This will not go down in history as an earth changing event. In fact, few people will know and the majority of the world could care less. But, at our house and in the pursuit of some degree of sanity, we "cut the (TV) cable"!
The stuff labelled as "must see television" was not really as important as the program suggested and the true benefits from cutting the cable continue to improve our sanity, our priorities and our utility bills.
Giving up cigarettes or some personal addiction is never easy. Probably the fear of withdrawal from anything that has become a habit keeps us hesitant to act on change.
At our house we found the television set was on too much of the time with no one even in the room. Having it on however, eliminated the "sound of silence" that we associate with loneliness. Checking the weather channel for an update every 30 minutes had become a habit that started first thing in the morning and actually the forecast really never changed significantly during the day. We also discovered that we were frequently having coffee in front of the non-stop television set, rather than discussing something meaningful at the kitchen table. To our surprise this had actually become a part of the daily routine.
How many times during the day do you need or even want to hear about Donald Trump's tweets? It turned out for us the answer was "zero" but if the news was on, the news imposes on you the latest Trump Gospel even if you didn't care. Would you believe the shock to our lifestyle when there were suddenly not just extra free minutes, but over the period of a week hours of time available for meaningful activities -- time to read books, use the computer to research family genealogy and communicate with friends over the back fence. Not really the back fence, but I think you know what I mean. It's the communication, not the location that improved.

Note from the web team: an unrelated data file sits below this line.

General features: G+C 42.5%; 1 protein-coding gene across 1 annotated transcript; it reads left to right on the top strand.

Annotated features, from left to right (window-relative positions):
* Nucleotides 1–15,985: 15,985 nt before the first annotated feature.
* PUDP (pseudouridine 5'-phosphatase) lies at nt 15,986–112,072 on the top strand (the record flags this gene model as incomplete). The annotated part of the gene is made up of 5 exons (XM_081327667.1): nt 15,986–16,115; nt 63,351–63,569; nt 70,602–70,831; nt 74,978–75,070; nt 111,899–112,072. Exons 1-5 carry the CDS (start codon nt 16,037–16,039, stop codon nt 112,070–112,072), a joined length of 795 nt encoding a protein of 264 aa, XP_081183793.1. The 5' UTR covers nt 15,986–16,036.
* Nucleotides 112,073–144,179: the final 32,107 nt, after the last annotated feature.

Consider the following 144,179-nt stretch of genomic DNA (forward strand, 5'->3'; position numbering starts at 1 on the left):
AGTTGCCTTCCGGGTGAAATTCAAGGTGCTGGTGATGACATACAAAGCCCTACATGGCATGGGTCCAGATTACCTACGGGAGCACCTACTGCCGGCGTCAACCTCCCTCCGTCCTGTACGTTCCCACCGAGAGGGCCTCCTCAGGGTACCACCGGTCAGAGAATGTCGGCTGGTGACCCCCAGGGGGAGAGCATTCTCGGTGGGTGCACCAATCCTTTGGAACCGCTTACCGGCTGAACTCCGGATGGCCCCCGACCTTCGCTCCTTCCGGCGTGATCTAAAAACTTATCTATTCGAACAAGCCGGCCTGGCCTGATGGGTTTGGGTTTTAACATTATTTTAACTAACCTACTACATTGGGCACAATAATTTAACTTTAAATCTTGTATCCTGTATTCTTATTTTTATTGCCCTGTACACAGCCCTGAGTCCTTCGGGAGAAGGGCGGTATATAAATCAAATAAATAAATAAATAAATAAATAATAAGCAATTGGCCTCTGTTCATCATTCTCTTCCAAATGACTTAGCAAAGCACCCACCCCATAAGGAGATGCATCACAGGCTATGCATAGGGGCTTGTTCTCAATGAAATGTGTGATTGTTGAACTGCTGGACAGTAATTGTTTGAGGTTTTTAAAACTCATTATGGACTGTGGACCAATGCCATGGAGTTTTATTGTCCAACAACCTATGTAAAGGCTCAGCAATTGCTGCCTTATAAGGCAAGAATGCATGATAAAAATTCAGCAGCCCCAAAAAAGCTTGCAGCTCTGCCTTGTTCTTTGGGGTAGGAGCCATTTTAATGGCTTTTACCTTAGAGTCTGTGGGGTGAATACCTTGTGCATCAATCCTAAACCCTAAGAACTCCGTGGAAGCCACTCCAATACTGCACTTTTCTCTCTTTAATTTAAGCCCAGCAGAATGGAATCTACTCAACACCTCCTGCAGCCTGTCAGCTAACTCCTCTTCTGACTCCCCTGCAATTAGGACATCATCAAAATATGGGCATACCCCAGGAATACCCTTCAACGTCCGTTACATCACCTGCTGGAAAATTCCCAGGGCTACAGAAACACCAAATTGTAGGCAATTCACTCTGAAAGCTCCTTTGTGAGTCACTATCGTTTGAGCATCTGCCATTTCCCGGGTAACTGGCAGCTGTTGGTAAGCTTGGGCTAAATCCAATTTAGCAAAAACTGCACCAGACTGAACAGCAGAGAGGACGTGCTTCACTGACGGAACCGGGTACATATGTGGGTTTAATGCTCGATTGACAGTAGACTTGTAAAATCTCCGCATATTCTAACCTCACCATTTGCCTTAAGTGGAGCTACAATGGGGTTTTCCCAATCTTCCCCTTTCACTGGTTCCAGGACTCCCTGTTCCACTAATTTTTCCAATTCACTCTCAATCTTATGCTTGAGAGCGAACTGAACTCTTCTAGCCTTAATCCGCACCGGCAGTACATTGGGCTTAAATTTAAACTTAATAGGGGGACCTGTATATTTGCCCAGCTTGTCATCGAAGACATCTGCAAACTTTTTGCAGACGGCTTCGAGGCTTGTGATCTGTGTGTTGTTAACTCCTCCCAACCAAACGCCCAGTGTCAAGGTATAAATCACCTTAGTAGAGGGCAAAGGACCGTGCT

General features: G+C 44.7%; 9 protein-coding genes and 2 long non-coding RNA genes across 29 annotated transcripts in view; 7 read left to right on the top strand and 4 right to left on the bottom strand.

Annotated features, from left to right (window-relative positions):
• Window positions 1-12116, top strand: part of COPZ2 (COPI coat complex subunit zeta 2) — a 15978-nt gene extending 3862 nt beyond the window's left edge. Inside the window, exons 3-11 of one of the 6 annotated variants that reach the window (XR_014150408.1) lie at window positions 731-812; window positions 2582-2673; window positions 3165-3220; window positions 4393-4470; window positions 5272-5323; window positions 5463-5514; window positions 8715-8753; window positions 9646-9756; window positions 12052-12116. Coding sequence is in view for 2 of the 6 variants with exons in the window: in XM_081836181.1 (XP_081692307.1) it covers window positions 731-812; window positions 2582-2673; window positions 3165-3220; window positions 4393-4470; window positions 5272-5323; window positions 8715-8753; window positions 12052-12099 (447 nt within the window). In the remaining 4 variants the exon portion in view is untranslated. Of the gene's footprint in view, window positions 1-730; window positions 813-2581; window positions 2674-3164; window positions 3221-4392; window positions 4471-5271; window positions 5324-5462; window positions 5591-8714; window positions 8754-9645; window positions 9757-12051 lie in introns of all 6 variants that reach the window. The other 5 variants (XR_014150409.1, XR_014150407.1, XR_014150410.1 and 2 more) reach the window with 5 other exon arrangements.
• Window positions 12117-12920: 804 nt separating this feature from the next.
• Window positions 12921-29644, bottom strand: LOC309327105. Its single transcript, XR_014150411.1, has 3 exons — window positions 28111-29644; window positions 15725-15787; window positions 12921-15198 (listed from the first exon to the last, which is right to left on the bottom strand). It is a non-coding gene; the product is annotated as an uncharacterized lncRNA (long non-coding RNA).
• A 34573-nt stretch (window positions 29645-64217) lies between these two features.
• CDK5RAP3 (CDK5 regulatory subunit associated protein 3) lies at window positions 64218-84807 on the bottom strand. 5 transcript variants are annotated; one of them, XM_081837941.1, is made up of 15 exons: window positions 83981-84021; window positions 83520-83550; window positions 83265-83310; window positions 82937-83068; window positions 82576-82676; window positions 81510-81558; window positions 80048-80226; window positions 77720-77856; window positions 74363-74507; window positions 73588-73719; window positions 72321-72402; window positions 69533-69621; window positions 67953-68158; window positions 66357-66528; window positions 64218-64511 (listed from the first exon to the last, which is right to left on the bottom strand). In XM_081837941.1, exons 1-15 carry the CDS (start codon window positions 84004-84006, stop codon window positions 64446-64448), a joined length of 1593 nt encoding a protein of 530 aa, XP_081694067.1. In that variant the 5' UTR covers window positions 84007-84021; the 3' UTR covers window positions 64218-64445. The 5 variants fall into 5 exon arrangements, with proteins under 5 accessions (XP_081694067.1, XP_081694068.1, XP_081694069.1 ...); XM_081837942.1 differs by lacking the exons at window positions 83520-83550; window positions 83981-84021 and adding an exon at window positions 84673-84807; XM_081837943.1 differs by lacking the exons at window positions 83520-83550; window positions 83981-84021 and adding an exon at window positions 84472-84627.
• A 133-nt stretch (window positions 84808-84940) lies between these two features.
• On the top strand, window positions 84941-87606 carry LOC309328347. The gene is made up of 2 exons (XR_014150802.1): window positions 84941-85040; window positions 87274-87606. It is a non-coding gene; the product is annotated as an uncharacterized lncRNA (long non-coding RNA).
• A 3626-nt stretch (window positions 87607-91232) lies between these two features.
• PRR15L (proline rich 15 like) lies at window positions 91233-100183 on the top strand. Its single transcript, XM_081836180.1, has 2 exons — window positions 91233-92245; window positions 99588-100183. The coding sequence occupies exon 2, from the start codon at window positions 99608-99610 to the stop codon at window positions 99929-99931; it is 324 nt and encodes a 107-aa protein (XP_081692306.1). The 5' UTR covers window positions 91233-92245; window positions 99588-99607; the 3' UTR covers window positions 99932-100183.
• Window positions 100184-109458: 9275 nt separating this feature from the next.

Of course, the cable company said they "hated to lose us." The truth be told, our monthly contribution to their bottom line was really what they missed. When we started talking about making this major change in our lifestyle, our household found others have survived the shock of such a drastic change and they offered numerous ways to have most of the cable benefits with a more modest expense. Having a potential crutch if we couldn't adapt to the loss of this source of entertainment was an outlet that we never pursued when we found ourselves with so many meaningful outlets for our time.
Finding the appropriate antenna for use in the attic was a trial and error event.
Just making sure the old guy didn't fall through the ceiling was a challenge greater than the loss of the ESPN football games. This might be more for the younger set or professionals if one puts it off too long. Really this proved to be more error than we wanted to admit, since the first antenna was electronically defective (poor circuit work). A defective Chinese chip resulted in much of the trial of my aging patience as well as needless frustration concerning proper wiring, etc.
As part of the true confession, the biggest television addiction was my love of football -- college football, professional football, high school or Canadian football. The things that attract me are not always of interest to others. The long pass completions and dazzling runs are spectacular. However, I enjoy seeing a penalty before the announcers, or trying to second guess the coaches. For me the game is about personnel management, details of the pass patterns, and the attitude of the coaches. Breaking the ESPN habit was a major personal accomplishment. A challenge met and a challenge conquered.
As a post script, the antenna has its limitations. We get only a few stations which is probably a benefit or at least a good thing. We may need to get a larger outdoor antenna at some time in the future, but for now we bask in our accomplishment of learning a little bit about self denial and having the satisfaction that with 30 smokeless years behind me, we now are free from another "addiction."
Editor's note: Leo Lynch, an award-winning columnist, is a native of Benton County and has deep roots in northwest Arkansas. The opinions expressed are those of the author. He is a retired industrial engineer and former Justice of the Peace.Editorial on 01/02/2019
Print Headline: Resisting an addiction